Sunday, August 06, 2017

I am Usain Bolt

I didn’t watch the race. It was Usain Bolt’s last race and a final opportunity to gain another gold medal to add to the collection he already had. The script didn’t go as planned and Justin Gatlin won the race.

I know little about the world of athletics. It has been hampered, as many sports are, by performance enhancing drugs and Justin Gatlin doesn’t have clean hands, or clean arteries, where drugs were concerned. My husband wasn’t happy that Gatlin won. He chuntered on for a while about athletics being reduced not to good runners, diet, exercise, hard graft and the will to win but down to which drug company does the better job. In a world where coming in second is not celebrated the pressure to resort to something other than talent and hard-work must be a temptation.

The husband chuntering continued for quite a while. He didn’t have a good word to say on Gatlin and he wasn’t alone in that. That Usain Bolt was beaten was not the issue.  Being beaten by Gatlin was a big issue. I’m not sure why life time bans have to be overhauled, or how eight year bans can get reduced to four years. Do the goal posts of banned substances shift and change so much that athletes get caught out? Does the cough mixture they used to deal with a tickly throat contain the wrong combination of chemicals? I can’t believe that it’s all accidental.

“Let’s be Usain Bolt in this,” I said to the unhappy husband by my side.

Usain Bolt was the real winner not of the 100 metres, but of something of greater value.  Beaten into third place he found the time to give Gatlin a hug and congratulate him on the win – and not through gritted teeth or with a mental image of running the man down with a big lorry. 

"He [Gatlin] is a great competitor. You have to be at your best against him. I really appreciate competing against him and he is a good person." 

The general reaction of the athletics world was something other than Usain Bolt.

"Why should we celebrate Gatlin's win? No-one wants to see someone in their mid-thirties who has had two drugs bans win the 100m. We don't know what lasting effects the drugs he has had in his system have had. It makes a mockery of the sport for me," said one three-time bronze medal winner.

“You can't sweep things under the carpet. The people who run the sport have to sort things out because we are not supposed to have moments like this,” said another Olympian.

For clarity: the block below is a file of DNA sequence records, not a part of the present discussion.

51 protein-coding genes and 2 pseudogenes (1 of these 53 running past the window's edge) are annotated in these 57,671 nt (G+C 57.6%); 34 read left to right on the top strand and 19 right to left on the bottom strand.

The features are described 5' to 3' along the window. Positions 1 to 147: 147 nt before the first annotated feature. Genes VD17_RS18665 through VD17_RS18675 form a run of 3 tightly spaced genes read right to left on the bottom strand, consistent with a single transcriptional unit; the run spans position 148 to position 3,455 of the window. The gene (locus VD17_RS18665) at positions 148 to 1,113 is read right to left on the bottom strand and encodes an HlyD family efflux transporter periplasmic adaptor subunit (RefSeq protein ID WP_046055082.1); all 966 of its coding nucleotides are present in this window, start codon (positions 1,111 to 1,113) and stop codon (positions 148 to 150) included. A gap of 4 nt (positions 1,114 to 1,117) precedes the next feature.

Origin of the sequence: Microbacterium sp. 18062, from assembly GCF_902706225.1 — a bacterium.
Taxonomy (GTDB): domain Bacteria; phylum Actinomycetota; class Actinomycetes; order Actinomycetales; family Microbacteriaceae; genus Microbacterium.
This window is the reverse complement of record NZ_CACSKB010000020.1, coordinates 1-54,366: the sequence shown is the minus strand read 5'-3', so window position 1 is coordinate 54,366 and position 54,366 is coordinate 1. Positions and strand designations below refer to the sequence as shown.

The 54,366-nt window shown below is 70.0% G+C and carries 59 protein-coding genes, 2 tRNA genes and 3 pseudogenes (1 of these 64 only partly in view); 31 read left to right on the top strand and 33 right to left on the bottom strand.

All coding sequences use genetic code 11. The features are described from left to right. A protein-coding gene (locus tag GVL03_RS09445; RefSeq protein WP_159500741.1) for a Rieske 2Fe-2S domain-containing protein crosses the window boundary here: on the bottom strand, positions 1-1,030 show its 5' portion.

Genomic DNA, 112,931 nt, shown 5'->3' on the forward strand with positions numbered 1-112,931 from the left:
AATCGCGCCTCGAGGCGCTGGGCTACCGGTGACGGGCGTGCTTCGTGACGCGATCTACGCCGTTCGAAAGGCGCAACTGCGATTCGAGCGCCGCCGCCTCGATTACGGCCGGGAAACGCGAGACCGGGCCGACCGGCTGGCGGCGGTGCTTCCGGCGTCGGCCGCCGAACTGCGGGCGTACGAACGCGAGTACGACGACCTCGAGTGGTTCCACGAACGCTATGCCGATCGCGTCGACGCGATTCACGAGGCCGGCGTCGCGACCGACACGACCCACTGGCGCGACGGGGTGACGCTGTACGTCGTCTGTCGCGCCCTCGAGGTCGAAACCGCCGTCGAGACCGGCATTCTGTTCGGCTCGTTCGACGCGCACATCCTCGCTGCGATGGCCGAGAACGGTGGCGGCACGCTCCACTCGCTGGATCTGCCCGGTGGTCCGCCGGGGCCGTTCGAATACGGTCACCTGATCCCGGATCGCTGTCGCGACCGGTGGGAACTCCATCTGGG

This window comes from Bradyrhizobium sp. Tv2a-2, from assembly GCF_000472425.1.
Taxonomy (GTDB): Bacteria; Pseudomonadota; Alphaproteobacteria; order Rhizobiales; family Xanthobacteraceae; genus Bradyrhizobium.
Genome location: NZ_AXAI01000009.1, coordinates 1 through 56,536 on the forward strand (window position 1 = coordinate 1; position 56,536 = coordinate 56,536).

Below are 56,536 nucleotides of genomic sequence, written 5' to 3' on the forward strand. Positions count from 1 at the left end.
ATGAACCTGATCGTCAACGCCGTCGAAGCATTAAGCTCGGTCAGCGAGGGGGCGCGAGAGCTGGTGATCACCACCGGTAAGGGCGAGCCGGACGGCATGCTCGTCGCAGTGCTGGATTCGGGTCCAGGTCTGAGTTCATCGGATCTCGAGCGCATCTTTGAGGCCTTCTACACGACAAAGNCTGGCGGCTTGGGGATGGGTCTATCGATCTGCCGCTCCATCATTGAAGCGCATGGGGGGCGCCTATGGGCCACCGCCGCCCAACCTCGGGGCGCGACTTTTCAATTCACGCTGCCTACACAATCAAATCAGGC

I know where they are coming from. I have a real problem with Christians letting the side down. I think because of their faith they should above things like adultery or abuse – but then I’m not above the smaller abuses. This morning God and I were talking about my lack of self-control.  I’d been playing around on Facebook and done one of the quizzes.  Morgan Freeman was about to tell me the truth. Apparently I don’t have to lie down and surrender when faced with a chocolate bar, I don’t have to cram it into my mouth and claim I coudn’t help myself. Self-control, God reminded me, is a fruit of the Holy Spirit – I am without excuse!

There is a generosity that seems to be absent from the world these days. I remember reading this verse many years ago from Psalm 20. 

“May we shout for joy over your victory and lift up our banners in the name of our God.” Psalm 20:5 

It shouldn’t matter that I was not in a good place at the time. It seemed that just about everyone I knew was succeeding in life, flourishing and blessed. I was crawling through my days, barely hanging on by the fingernails. To celebrate their victories when I was living through failure seemed a big ask. It was a big ask to demonstrate generosity when I was living in poverty. I think I chose to shout for joy convinced someday I would have my own victories. My life and times then. as now, were firmly entrusted into God’s hand. 

Sometimes it's not just the victories of other people that we don't celebrate - it's our own victories too that we fail to shout joy over. We stain them with "Yes but, I could have done better".

Was it a big ask for Usain Bolt to hug and congratulate Justin Gatlin? Bolt didn’t think so.  If anything Justin Gatlin showed courage in facing s hostile crowd. That could not have been easy. To know that this time it is just you and your hard training, without the artificial stimulants, that also takes courage. To I know that you are running against everyone’s hero and will perhaps end his dream that takes courage. To reclaim what you once tossed away – that takes courage. Maybe that’s what Bolt saw and congratulated.

I would like to say “I am Usain Bolt” but I have a long way to go.

No comments: